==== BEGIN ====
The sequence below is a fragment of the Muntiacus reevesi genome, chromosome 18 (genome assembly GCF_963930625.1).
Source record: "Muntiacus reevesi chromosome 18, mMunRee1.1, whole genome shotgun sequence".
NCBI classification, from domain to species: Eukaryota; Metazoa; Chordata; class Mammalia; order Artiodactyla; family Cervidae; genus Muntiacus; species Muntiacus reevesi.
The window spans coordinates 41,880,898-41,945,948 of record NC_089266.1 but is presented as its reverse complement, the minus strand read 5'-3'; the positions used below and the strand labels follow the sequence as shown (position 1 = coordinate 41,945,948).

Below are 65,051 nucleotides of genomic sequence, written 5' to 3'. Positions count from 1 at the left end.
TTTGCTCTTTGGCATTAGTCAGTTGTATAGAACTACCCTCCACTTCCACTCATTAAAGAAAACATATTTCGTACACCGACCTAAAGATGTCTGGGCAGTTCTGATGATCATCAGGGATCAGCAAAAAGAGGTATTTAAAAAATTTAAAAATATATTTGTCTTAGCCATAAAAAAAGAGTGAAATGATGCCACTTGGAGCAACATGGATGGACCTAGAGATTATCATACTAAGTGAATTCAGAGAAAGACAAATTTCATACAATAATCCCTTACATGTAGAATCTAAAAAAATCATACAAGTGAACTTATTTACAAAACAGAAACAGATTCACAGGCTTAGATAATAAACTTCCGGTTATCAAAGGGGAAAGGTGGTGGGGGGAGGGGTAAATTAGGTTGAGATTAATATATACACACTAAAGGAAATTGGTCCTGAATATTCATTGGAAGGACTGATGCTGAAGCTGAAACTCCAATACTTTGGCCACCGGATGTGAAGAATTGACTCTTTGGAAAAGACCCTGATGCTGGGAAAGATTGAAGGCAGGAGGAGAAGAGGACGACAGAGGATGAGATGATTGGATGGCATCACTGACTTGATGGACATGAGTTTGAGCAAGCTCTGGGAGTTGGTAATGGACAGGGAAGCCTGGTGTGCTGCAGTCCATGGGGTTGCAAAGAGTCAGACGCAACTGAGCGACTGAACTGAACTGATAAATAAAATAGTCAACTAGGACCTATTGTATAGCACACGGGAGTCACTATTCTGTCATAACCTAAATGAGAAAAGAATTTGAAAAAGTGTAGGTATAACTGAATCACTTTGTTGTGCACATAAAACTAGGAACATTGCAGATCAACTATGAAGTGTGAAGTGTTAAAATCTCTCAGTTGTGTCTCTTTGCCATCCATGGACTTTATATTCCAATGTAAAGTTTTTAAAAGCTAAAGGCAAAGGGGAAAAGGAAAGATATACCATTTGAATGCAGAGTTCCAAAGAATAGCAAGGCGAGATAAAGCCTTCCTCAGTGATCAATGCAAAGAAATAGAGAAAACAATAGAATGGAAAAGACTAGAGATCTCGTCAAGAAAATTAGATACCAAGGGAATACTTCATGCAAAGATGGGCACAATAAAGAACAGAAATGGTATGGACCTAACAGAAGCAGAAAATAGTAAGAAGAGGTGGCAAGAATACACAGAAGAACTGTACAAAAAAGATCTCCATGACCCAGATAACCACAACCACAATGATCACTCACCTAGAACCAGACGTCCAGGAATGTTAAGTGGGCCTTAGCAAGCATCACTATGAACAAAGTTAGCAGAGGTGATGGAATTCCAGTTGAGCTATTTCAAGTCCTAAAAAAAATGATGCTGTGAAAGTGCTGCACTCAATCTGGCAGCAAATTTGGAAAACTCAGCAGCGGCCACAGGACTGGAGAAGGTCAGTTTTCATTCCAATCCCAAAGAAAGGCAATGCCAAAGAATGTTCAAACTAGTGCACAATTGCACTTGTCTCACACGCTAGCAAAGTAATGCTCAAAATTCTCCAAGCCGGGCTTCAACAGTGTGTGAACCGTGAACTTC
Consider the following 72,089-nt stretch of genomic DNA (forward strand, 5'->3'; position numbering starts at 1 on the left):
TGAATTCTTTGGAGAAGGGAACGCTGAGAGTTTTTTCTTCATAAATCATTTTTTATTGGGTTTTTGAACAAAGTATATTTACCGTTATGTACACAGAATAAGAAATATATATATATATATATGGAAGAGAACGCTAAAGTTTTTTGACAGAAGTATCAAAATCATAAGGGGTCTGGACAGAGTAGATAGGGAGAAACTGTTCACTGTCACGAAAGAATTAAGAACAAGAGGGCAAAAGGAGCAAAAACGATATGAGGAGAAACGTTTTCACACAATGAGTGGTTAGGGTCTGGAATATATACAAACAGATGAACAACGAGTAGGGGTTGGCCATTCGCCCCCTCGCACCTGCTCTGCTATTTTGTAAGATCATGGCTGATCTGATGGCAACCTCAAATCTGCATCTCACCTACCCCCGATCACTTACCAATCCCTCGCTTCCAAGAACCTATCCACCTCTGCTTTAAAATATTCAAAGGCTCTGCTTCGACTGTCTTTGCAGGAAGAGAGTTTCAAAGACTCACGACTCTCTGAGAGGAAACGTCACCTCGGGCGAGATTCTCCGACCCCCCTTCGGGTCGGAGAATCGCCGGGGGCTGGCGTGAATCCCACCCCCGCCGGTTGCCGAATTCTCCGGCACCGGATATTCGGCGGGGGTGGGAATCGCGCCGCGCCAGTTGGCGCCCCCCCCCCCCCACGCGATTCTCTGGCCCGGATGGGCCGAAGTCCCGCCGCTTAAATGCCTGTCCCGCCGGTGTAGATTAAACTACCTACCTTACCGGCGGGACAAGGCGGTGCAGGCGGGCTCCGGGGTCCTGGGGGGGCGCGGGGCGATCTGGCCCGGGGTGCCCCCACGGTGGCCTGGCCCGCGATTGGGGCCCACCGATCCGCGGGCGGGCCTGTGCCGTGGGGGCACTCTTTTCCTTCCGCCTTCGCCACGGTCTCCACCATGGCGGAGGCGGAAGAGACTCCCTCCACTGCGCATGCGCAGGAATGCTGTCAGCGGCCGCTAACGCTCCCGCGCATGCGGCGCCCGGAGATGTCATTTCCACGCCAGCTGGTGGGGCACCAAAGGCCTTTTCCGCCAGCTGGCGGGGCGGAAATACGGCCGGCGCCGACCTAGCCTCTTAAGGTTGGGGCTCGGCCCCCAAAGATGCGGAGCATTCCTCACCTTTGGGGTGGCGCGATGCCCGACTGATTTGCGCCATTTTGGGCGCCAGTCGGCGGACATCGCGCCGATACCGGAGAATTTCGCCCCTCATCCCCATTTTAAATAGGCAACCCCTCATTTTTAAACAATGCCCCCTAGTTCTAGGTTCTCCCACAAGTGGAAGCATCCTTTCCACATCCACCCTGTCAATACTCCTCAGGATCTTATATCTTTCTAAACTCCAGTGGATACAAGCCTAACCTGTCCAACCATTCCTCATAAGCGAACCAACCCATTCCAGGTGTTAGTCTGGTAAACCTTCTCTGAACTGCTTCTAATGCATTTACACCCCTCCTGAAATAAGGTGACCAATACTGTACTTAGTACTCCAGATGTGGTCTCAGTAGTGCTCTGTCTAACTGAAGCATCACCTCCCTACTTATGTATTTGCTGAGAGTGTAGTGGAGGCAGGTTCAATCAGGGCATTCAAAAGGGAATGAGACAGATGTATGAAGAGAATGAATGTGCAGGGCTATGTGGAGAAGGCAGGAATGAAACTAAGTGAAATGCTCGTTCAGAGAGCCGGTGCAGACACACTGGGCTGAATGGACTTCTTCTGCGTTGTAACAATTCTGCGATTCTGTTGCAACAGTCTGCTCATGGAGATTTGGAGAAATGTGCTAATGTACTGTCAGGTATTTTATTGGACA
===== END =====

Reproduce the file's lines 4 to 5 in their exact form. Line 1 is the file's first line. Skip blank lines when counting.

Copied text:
The window spans coordinates 41,880,898-41,945,948 of record NC_089266.1 but is presented as its reverse complement, the minus strand read 5'-3'; the positions used below and the strand labels follow the sequence as shown (position 1 = coordinate 41,945,948).

Below are 65,051 nucleotides of genomic sequence, written 5' to 3'. Positions count from 1 at the left end.